On January 29, 92 years young Max Garcia, co-founder of the Holocaust Center of North- ern California and author of Auschwitz, Auschwitz, I Cannot Forget You, shared his mémoires with high school history students. Garcia began with a poignant narration of his experience in the infamous Nazi camp and
the continued resilience, unwavering hope, and many
acts of camaraderie that allowed him to survive the
death camp. He went on to explain how he made his
way to the United States, where he also made a new life
for himself and fulfilled his childhood dream of becoming an architect.
During a lively Q&A, Max Garcia answered the many
questions from the audience with both humor and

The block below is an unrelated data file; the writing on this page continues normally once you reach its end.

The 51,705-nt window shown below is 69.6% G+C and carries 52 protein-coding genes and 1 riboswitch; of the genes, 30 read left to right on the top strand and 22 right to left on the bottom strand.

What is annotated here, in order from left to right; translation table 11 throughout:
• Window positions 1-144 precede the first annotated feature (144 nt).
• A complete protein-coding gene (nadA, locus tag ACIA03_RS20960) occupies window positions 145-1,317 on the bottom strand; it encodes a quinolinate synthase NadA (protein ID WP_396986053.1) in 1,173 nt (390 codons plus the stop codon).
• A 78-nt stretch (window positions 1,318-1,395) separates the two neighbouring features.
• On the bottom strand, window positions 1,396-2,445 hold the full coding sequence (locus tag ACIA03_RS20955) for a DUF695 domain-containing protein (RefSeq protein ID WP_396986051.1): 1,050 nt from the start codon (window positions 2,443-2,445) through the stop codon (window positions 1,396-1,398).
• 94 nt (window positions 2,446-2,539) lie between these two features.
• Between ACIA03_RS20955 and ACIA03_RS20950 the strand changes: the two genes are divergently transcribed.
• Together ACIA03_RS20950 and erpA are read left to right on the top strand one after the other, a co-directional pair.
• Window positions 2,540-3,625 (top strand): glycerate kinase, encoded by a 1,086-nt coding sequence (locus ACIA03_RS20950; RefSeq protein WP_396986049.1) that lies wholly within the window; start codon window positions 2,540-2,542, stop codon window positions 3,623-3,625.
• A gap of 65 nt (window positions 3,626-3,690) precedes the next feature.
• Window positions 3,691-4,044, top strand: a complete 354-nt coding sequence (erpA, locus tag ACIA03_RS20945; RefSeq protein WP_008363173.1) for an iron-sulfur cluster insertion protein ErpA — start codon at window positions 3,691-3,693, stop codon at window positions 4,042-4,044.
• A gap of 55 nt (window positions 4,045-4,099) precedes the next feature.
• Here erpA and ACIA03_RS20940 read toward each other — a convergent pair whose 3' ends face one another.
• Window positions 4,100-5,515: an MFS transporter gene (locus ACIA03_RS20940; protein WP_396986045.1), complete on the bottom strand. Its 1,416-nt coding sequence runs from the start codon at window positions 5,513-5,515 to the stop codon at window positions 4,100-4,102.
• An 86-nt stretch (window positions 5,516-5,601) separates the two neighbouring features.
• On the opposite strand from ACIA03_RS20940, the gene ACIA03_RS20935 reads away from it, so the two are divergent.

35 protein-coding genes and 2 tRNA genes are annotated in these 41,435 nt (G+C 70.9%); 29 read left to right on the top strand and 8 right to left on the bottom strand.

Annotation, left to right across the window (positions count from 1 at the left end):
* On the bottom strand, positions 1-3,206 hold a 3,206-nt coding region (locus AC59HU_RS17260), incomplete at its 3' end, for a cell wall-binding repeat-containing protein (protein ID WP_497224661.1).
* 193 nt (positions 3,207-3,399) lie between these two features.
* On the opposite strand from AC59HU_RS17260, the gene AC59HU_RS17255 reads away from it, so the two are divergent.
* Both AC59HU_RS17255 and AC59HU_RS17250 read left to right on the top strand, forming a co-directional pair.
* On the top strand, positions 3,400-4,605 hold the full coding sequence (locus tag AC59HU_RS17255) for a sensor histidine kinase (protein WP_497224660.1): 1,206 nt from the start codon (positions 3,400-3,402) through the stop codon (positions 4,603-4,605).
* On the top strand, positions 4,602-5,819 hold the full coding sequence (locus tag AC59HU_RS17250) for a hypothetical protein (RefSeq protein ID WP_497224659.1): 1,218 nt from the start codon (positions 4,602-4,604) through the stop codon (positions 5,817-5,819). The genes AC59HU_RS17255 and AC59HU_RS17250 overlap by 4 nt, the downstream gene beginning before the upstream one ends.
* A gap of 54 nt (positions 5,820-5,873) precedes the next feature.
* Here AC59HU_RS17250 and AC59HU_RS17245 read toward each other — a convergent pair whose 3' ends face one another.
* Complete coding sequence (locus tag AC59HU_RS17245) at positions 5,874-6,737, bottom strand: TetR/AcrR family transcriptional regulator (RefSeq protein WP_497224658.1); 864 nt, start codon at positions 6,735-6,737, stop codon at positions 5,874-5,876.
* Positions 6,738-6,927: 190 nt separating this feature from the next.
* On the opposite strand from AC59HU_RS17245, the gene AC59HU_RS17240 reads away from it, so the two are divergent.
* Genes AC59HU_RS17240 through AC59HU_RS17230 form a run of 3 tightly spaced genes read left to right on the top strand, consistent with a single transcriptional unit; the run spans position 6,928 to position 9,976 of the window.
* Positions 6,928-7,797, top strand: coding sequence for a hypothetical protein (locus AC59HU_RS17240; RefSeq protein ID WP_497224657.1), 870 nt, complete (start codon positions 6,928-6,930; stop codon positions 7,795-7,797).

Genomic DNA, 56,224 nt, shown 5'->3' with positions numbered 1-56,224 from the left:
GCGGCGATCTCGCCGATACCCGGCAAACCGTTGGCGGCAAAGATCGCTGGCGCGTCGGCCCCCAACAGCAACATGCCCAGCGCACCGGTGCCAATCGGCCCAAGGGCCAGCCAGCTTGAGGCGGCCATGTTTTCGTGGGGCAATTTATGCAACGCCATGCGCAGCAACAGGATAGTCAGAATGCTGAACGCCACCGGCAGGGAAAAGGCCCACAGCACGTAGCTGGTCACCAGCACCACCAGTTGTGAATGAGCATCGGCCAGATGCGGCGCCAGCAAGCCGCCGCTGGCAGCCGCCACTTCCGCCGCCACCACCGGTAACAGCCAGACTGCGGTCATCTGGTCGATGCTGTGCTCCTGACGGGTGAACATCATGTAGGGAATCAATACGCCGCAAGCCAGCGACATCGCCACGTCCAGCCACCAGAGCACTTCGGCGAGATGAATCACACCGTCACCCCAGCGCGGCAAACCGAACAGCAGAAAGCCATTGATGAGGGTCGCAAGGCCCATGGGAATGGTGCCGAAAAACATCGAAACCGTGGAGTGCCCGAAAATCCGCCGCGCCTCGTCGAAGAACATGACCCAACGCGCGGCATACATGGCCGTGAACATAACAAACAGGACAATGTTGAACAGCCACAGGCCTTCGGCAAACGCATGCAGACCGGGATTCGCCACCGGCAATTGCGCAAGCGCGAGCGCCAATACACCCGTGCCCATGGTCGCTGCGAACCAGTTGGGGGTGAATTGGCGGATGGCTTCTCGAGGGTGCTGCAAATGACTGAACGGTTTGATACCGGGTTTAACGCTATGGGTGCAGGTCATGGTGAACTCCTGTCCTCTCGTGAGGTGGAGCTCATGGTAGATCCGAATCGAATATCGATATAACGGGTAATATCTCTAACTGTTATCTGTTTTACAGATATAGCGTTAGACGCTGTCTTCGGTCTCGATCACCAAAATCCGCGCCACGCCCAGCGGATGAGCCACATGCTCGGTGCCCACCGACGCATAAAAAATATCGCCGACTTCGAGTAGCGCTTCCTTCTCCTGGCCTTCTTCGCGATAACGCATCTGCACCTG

gravitas. In a particularly striking instance, the Auschwitz
survivor described how shocked he was when he discovered the segregation then practiced in the South, which
he could not help but relate to the anti-Semitic persecution he endured in Europe.
A LESSON IN LIFE BY JÉRÉMIE ROSTAN Undoubtedly, this experience was not just a rare history lecture, but also a precious life lesson for our
students—one that planted a seed that will continue to
grow as we reaffirm our school’s mission and strengthen
its commitment to diversity in the future.